Priest is one of those films that snuck into the cinema without making much fuss about its arrival, like a sheepish teen returning home late at night and then having to slur their way through a parental encounter, echoing sobriety with rubbery limbs, unruly lips and poor excuses. A lack of marketing can suggest a lack of budget, but more often than not it indicates that the studios are worried about negative word of mouth getting round ahead of the launch and so they keep things quiet so as to dupe the first weekend’s worth of cinemagoers into seeing their product before they know any better.
This certainly seems to be accurate in the case of Priest, an unknowingly hilarious, often dull supernatural action flick whose po-faced treatment of its watery comic book source material fails to recognise any of the underlying idiocies of its plot. While Thor managed to embrace the campy melodrama and have fun with it, the lacklustre gravitas which Priest possesses works against it and it just ends up feeling lazy.
The post-apocalyptic setting of the film will feel familiar to anyone who’s even vaguely interested in pop culture. A war between vampires and humans has raged for as long as anyone can remember, with the snarling, blind vamps having been driven into compounds by warrior priests while most humans have retreated to vast citadels run by the clergy or retired to frontier towns in the dangerous wastelands. It feels like The Book of Eli crossed with Van Helsing, which are two films you don’t really want to emulate, and aside from the opening animated expositional section, which has a pleasingly gory Anime style, there is little to engage the audience.
Strawberry blonde Englishman Paul Bettany plays Priest, the title character whose name also represents what he is, like some kind of ecclesiastical member of the Mr Men. After his order is disbanded in the wake of the vampire suppression he wanders the streets, wearing an embarrassing facial tattoo that makes him look like a grumpy hot cross bun. The capture of his niece by the resurgent vampire menace and the appearance of ex-ally Black Hat as the villain of the piece encourage Priest to risk excommunication by going on a rescue mission with Maggie Q’s Priestess and Steve McQueen lookalike Cam Gigandet, who plays a sheriff from beyond the city walls.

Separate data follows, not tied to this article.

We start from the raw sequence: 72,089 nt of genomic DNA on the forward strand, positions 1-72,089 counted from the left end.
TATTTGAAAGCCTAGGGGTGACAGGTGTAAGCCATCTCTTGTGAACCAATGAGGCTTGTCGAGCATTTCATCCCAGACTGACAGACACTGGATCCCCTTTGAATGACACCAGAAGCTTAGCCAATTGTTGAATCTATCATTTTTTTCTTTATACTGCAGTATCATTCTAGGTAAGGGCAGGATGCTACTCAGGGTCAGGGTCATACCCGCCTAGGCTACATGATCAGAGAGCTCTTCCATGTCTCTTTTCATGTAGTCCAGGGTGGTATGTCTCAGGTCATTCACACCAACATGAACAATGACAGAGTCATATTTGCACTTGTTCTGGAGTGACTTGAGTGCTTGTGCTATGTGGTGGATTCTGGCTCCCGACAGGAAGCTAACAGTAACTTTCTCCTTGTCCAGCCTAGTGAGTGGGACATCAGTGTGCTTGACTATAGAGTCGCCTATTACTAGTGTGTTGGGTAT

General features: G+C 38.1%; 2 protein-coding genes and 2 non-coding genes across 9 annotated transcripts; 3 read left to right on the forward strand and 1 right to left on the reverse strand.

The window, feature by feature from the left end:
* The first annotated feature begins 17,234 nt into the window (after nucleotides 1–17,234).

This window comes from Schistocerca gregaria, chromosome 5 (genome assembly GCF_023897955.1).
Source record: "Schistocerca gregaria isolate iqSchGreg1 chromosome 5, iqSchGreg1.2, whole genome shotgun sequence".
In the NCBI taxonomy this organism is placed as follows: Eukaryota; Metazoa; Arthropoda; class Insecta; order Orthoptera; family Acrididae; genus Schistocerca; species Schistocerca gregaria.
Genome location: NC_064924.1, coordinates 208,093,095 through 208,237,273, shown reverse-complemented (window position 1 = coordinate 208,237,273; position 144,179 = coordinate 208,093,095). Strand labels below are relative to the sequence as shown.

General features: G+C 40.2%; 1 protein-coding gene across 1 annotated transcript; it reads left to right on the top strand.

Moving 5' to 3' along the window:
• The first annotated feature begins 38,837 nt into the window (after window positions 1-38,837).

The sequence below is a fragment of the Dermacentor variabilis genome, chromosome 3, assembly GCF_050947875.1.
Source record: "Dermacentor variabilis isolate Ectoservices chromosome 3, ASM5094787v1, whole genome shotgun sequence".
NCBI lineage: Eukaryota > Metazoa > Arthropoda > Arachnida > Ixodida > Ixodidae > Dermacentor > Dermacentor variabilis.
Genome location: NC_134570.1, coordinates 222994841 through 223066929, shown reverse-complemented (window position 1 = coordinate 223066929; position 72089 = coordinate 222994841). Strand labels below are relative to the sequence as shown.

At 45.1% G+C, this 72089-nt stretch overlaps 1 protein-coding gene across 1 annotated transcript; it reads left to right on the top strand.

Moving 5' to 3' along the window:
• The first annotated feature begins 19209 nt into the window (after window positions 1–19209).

Priest joins a growing number of largely dissatisfying depictions of dystopian futures, following in the footsteps of Aeon Flux, Equilibrium and, dare I say it, V for Vendetta. Although unfortunately it is much worse than these three, if only because of the arbitrary construction of its story around some rather ropey action sequences.
There’s a bit on a train which will feel achingly unimpressive if you’ve seen Fast Five and the vague design of the slathering vampires is disappointing. If they were going to cash in on the popularity of blood suckers they could have at least given them Bieber haircuts and wan faces. Then there would be something to properly hate, not just an unknown force of hairless chips which look like rejects from a Dead Space game.
Loose structure, an excess of dank, drab imagery and supremely generic creature design makes Priest a movie which is average at best. The 3D is rarely used effectively and the brightness-sapping nature of the polarising specs means that even more quality is leeched from each frame, leaving the film as an empty, cynical carapace seemingly created to please no one.
Loose structure, an excess of dank, drab imagery and supremely generic creature design makes Priest a movie which is average at best.